Navigation

Skiplink Navigation

Main Features

Human rights overshadows trade talks in Tunisia

The foreign minister, Joseph Deiss, has held talks with his Tunisian counterpart, Habib Ben Yahia, in Tunis, in a visit overshadowed by human rights issues.

Details of the meeting have yet to be released, but Deiss was expected to have touched on the human rights situation in the Maghreb state.

Switzerland had wanted the visit to focus on trade and economic questions, as well as the Middle East peace process. But media attention has highlighted the case of Taoufik Ben Brick, a journalist who has been on hunger strike to protest against restrictions on press freedom in Tunisia. It is not clear whether Deiss raised the case of Ben Brick.

The journalist has been refusing food since April 3, in an effort to highlight his treatment at the hands of the authorities. Last year, a Tunisian court confiscated his passport and ordered him to stop writing about human rights abuses in the country. He was also charged with libel after articles critical of the Tunisian government appeared in two Swiss newspapers, the Tribune de Genève and the Courrier de Genève.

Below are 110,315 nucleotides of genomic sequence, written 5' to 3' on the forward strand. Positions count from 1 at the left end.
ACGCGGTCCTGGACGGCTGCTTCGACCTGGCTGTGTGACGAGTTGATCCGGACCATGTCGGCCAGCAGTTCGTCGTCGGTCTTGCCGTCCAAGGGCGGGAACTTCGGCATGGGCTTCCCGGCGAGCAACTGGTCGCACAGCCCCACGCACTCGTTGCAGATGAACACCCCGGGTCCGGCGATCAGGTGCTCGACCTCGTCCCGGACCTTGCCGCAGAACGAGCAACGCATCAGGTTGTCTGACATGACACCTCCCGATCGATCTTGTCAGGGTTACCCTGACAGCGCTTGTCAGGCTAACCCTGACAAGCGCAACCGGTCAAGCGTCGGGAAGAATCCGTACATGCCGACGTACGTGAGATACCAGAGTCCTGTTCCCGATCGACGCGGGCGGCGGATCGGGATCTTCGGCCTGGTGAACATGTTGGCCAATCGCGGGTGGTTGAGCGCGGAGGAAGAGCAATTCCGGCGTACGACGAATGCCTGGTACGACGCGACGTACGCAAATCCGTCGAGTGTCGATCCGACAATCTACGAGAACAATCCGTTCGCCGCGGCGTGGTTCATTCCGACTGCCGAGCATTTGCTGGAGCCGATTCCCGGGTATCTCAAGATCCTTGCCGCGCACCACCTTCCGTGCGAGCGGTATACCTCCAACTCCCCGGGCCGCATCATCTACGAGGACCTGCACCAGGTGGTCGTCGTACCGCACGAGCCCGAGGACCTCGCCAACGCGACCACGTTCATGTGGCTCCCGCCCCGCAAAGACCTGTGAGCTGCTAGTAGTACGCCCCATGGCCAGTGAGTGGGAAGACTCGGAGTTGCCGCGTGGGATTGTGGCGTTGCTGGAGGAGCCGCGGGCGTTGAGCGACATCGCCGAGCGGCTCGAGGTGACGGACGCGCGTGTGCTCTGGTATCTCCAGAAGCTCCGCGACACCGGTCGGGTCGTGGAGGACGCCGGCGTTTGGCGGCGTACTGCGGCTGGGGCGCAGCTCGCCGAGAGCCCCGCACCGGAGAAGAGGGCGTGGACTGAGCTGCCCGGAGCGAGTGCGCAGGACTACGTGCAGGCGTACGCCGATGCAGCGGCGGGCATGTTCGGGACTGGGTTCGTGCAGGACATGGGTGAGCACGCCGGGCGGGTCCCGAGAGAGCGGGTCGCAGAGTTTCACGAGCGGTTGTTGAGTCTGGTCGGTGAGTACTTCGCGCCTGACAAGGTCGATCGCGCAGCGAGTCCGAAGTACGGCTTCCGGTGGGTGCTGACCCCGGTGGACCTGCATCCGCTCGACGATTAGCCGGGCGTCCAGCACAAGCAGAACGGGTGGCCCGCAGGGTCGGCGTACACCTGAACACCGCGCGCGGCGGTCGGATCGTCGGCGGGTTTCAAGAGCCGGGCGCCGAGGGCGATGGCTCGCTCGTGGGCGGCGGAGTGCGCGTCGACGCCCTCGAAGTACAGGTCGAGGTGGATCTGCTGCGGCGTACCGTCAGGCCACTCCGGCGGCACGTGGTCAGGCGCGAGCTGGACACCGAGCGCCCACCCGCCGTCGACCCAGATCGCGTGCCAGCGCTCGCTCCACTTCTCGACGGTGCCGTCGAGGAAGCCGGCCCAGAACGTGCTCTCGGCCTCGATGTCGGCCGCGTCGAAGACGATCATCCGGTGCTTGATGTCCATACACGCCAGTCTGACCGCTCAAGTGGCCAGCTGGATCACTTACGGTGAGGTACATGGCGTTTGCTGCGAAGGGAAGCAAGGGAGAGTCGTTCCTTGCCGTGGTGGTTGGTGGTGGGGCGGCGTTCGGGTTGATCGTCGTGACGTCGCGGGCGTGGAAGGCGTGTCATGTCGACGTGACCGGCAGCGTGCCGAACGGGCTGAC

Since then he has been under virtual house arrest, with police preventing foreign journalists from visiting him.

Ben Brick's wife, Azza Zarrad, told swissinfo that she was not too concerned whether Deiss would bring up her husband's case. She said it was more important that Deiss raised the broader issue of human rights, and said she was heartened by his pledge to do so.

Deiss appears concerned not to provoke his hosts, but has nevertheless highlighted Switzerland's interest in the case by inviting Ben Brick's lawyer and other Tunisian journalists to a dinner given at the Swiss embassy in Tunis on Monday.

Deiss has also been holding talks with the prime minister, Mohamed Ghannouchi, as well as several ministers responsible for economic affairs. Switzerland is particularly keen to discuss a free trade agreement between Tunisia and the European Free Trade Association (comprising Iceland, Liechtenstein, Norway, and Switzerland).

swissinfo with agencies

×